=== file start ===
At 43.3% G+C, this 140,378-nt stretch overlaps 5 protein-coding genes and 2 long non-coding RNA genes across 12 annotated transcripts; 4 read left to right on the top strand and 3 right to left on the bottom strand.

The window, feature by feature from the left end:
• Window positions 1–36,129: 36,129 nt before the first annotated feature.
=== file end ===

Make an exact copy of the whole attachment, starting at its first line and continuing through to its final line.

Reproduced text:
At 43.3% G+C, this 140,378-nt stretch overlaps 5 protein-coding genes and 2 long non-coding RNA genes across 12 annotated transcripts; 4 read left to right on the top strand and 3 right to left on the bottom strand.

The window, feature by feature from the left end:
• Window positions 1–36,129: 36,129 nt before the first annotated feature.